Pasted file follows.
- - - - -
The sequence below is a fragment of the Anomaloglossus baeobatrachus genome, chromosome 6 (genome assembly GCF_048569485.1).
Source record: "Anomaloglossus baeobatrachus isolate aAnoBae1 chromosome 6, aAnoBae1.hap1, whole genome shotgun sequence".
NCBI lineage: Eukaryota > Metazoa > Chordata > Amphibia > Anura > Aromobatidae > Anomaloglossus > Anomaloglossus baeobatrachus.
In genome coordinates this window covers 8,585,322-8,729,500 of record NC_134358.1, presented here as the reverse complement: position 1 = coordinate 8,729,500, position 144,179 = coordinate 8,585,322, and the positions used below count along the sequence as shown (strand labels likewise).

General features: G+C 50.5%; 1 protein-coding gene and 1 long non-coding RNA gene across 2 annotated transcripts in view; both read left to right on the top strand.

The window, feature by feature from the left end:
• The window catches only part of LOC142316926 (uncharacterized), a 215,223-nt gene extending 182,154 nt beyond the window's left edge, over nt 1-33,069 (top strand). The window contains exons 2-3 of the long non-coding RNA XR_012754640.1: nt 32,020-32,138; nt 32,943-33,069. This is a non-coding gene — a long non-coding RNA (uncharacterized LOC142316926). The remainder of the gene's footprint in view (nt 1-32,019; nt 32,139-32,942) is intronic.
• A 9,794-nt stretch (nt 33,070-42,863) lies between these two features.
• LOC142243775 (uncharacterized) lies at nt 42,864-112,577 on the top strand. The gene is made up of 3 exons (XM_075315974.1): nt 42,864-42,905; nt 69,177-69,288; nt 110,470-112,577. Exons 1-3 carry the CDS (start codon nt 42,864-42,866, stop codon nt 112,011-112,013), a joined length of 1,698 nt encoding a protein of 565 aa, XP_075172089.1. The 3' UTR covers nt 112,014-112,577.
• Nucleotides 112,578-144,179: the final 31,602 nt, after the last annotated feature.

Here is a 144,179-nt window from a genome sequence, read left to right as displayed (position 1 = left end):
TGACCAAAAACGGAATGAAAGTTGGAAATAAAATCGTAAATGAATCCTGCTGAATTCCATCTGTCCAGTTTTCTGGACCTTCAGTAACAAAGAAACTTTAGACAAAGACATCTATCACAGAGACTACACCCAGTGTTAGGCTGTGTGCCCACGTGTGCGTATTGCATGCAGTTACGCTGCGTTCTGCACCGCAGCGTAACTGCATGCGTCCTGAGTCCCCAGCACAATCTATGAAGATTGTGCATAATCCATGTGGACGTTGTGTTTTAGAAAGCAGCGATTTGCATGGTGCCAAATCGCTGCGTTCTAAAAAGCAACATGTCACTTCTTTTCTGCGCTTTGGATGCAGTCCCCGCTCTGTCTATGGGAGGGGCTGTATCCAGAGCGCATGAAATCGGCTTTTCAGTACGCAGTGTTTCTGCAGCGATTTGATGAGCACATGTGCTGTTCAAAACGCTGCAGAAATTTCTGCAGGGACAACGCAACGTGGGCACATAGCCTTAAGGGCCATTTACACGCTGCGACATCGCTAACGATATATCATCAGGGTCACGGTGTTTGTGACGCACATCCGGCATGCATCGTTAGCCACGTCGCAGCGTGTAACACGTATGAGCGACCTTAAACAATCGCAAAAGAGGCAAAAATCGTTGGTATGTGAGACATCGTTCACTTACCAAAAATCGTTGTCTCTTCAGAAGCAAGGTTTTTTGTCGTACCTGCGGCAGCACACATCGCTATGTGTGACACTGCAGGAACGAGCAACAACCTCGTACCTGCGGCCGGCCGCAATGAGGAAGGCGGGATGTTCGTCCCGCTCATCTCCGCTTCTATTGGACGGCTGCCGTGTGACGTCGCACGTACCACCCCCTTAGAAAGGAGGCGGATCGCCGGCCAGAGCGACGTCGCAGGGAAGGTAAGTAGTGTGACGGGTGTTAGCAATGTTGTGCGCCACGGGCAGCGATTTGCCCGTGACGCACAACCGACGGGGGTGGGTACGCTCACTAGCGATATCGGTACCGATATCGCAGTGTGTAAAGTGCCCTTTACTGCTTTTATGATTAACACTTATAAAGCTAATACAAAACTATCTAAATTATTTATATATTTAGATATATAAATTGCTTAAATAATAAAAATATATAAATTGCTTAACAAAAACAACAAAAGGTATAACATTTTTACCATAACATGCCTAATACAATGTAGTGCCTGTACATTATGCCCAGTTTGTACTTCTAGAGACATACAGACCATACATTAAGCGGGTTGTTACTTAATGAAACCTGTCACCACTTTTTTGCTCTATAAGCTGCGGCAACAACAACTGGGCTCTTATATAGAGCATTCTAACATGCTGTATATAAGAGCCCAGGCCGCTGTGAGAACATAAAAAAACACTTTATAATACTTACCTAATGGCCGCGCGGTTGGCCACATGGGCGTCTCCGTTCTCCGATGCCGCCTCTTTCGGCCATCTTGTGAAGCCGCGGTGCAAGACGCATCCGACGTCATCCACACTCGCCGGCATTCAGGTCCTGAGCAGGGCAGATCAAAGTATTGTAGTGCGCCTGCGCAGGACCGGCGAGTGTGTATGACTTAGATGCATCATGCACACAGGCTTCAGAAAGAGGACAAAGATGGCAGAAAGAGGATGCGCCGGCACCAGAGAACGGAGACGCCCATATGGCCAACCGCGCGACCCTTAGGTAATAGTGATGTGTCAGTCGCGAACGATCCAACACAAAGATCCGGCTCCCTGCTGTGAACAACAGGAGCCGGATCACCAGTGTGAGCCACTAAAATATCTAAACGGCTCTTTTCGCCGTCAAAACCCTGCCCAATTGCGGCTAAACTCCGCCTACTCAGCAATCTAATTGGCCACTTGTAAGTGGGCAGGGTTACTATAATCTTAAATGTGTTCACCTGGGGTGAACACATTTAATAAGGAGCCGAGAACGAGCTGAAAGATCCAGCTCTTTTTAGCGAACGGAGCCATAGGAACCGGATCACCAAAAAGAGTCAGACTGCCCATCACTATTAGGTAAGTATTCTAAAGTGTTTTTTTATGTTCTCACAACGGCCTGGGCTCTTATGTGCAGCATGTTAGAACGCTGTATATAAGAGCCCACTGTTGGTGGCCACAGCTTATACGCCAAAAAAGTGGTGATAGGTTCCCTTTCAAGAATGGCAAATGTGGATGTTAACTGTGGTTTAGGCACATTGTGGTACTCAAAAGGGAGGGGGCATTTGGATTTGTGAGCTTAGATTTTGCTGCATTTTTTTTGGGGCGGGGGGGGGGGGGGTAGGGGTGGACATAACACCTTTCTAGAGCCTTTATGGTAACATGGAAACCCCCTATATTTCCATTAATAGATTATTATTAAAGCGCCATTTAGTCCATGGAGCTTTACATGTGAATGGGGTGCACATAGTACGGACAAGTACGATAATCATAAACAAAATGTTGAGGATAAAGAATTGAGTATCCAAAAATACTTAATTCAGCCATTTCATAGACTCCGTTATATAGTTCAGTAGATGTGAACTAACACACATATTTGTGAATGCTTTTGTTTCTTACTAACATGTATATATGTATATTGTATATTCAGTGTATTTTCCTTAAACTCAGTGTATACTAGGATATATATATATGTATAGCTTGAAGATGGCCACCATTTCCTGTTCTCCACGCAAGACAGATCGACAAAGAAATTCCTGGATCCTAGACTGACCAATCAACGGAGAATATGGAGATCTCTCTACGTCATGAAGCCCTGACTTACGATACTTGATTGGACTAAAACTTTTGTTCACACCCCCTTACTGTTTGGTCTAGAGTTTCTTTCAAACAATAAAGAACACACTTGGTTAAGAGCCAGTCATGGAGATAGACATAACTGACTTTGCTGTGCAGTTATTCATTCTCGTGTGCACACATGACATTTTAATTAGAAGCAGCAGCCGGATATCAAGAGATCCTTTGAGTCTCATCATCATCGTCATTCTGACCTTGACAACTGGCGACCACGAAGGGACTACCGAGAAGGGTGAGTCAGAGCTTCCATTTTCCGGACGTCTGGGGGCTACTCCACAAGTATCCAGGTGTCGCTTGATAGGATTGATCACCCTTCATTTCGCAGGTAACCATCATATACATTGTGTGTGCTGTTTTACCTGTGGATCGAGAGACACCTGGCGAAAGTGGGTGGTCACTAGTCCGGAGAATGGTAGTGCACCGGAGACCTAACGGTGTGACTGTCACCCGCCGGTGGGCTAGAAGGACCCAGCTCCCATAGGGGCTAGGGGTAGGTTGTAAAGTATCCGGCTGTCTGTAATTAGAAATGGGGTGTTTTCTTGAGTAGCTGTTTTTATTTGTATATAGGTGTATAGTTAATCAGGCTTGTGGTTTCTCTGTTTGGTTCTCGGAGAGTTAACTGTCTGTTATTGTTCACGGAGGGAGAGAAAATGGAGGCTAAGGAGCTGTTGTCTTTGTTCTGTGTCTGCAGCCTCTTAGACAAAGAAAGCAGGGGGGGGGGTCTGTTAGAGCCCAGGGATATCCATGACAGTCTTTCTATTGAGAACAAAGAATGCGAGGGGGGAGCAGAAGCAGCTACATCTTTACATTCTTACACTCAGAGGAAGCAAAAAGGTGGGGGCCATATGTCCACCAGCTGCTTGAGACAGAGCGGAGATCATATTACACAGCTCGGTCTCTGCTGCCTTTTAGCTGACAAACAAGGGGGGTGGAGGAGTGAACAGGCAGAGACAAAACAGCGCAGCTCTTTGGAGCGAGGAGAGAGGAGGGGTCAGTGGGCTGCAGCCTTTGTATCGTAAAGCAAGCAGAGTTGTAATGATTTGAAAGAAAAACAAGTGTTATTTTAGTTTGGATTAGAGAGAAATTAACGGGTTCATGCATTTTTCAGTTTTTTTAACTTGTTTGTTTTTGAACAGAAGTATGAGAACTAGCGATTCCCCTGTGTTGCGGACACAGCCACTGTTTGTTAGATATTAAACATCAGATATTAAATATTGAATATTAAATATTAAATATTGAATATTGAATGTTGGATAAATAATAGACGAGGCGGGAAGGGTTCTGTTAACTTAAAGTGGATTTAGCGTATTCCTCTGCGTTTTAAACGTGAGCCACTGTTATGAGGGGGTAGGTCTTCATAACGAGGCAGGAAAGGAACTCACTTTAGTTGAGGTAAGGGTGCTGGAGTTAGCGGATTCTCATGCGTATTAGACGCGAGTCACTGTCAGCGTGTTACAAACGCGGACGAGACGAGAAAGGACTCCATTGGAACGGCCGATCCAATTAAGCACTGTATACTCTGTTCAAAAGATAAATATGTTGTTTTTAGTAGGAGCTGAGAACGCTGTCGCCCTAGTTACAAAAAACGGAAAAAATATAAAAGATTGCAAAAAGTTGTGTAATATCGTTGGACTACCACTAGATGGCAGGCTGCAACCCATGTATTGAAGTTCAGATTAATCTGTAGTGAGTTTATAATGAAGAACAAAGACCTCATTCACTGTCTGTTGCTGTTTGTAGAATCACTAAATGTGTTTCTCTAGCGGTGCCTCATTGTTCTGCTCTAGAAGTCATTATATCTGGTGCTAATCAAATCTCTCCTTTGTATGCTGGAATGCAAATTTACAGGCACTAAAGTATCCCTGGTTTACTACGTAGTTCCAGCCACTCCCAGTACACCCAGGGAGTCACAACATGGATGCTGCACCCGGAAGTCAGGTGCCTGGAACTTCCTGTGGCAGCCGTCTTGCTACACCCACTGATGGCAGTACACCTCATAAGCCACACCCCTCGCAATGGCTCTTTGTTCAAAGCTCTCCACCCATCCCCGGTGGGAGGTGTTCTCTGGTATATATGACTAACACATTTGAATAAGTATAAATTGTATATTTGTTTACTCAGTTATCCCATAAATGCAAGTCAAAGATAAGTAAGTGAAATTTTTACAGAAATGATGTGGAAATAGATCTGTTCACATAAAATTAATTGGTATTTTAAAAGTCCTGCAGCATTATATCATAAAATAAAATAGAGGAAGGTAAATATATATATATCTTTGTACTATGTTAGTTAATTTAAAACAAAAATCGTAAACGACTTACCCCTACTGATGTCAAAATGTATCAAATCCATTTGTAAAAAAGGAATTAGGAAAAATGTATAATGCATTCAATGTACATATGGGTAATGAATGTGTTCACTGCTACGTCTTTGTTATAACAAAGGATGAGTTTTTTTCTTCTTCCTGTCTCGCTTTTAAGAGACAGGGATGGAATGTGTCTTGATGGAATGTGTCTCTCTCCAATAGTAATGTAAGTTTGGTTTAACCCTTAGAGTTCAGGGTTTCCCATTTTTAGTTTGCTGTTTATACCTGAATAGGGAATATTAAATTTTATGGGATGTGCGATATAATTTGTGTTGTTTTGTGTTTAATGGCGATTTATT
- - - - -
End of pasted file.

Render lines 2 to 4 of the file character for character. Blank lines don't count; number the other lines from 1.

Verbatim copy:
Source record: "Anomaloglossus baeobatrachus isolate aAnoBae1 chromosome 6, aAnoBae1.hap1, whole genome shotgun sequence".
NCBI lineage: Eukaryota > Metazoa > Chordata > Amphibia > Anura > Aromobatidae > Anomaloglossus > Anomaloglossus baeobatrachus.
In genome coordinates this window covers 8,585,322-8,729,500 of record NC_134358.1, presented here as the reverse complement: position 1 = coordinate 8,729,500, position 144,179 = coordinate 8,585,322, and the positions used below count along the sequence as shown (strand labels likewise).